Like many, I enjoy trying out different distros as time permits. Testing can range from taking a look at live ISO, installing in a VM or, if I like it enough, installing it on a laptop for some period of time.
I had seen a couple of references to arcolinux so I decided to give it a look.
I started by reviewing
the website their 4 websites. The sites are confusingly interlinked and the written information is mostly redundant instead driving you to a series of youtube video explanations and tutorials. Additionally, they have several versions with names like arcolinux, arcvolinuxd and arcolinuxb. After reviewing the material I found this infographic which seems to explain the theory behind the arcolinux phases.
phase 1 involves installing arcolinux from the iso(or running it live). arcolinux is an ~2GB iso that includes xfce, openbox and i3. I am not a tiling wm guy but both the xfce and openbox have a matching dark theme which is quite nice. Here is a screenshot from my desktop.
The xfce DE has the same plank setup as the open box it is just hidden because I opened the whisker menu for the screenshot.
The arcolinuxd version of the distro, which consists of a ~1G iso, is used to a base to install the DE of your choice by cloning a git repository and running a series of scripts. The "d" stands for desktop.
phase 2 involves taking arcolinuxd and using to install one of the default DEs included in arcolinux
phase 3 is the same as phase 2 except using a different DE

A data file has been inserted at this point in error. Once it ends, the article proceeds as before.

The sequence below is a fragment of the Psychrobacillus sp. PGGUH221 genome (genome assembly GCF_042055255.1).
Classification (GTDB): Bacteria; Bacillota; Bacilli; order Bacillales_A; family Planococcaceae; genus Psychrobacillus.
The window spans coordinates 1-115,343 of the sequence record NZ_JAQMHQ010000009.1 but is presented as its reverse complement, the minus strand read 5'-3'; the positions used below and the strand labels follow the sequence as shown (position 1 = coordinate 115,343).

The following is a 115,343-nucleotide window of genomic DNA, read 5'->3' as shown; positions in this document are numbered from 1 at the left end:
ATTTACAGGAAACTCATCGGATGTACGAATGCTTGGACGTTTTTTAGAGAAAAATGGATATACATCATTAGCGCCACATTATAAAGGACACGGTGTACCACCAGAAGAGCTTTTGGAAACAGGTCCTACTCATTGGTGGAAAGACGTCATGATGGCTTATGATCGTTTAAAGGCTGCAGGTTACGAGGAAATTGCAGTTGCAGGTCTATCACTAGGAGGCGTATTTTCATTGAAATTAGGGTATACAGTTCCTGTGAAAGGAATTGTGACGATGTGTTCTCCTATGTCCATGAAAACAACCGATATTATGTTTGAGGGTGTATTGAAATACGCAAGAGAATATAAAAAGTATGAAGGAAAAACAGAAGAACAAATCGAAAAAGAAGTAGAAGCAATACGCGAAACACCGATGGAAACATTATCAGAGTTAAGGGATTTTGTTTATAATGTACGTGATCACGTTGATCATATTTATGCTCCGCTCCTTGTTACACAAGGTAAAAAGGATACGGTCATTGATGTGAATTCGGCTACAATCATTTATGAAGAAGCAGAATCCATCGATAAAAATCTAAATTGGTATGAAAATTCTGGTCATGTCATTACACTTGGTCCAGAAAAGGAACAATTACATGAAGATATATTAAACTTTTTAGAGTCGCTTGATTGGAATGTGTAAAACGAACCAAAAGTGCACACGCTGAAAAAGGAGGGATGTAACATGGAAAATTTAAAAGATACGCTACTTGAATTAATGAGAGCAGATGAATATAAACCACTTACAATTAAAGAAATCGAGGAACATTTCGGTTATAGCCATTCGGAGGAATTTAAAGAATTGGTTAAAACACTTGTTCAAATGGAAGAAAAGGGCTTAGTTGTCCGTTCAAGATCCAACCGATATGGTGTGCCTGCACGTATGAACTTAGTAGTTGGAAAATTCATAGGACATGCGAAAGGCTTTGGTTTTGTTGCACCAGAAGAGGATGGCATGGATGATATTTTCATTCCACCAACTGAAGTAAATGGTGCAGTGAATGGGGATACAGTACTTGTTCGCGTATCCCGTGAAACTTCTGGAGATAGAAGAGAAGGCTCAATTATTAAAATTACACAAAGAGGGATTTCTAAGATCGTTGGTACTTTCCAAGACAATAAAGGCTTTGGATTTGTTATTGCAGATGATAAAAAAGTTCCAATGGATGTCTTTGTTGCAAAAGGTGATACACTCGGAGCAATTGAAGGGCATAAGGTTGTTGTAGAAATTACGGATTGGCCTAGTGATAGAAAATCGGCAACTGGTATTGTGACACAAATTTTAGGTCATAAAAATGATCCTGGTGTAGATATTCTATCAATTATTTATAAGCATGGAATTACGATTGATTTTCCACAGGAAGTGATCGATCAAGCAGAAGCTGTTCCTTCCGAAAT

phase 4 refers to the arcolinuxb version which is where you build your own personalized ISO which includes only the packages you want. The process for this is to clone one of the git repos for arcolinuxb, edit a text file which contains a package list and run a script which installs and runs
phase 5 is just installing arch using a guide which is basically the same as the arch wiki with a little more instruction in some places.
I couldn't find any reference to phase 6 except for the above image but one could guess what it involves.
Putting aside the documentation/information the distro itself worked fine in my initial testing. It is basically arch with an installer and an extra repo. What is in that repo is mostly a lot of settings, theming and scripts. Theming is consistent across gtk and qt apps. There is a bevy of applications pre-installed. Lots of prebuilt conkys. A plethora of nice looking wallpapers and it is running variety by default.
It seems like it is still early and it will be interesting to see where it goes over time. I think it shows promise and would love to see the websites get cleaned-up.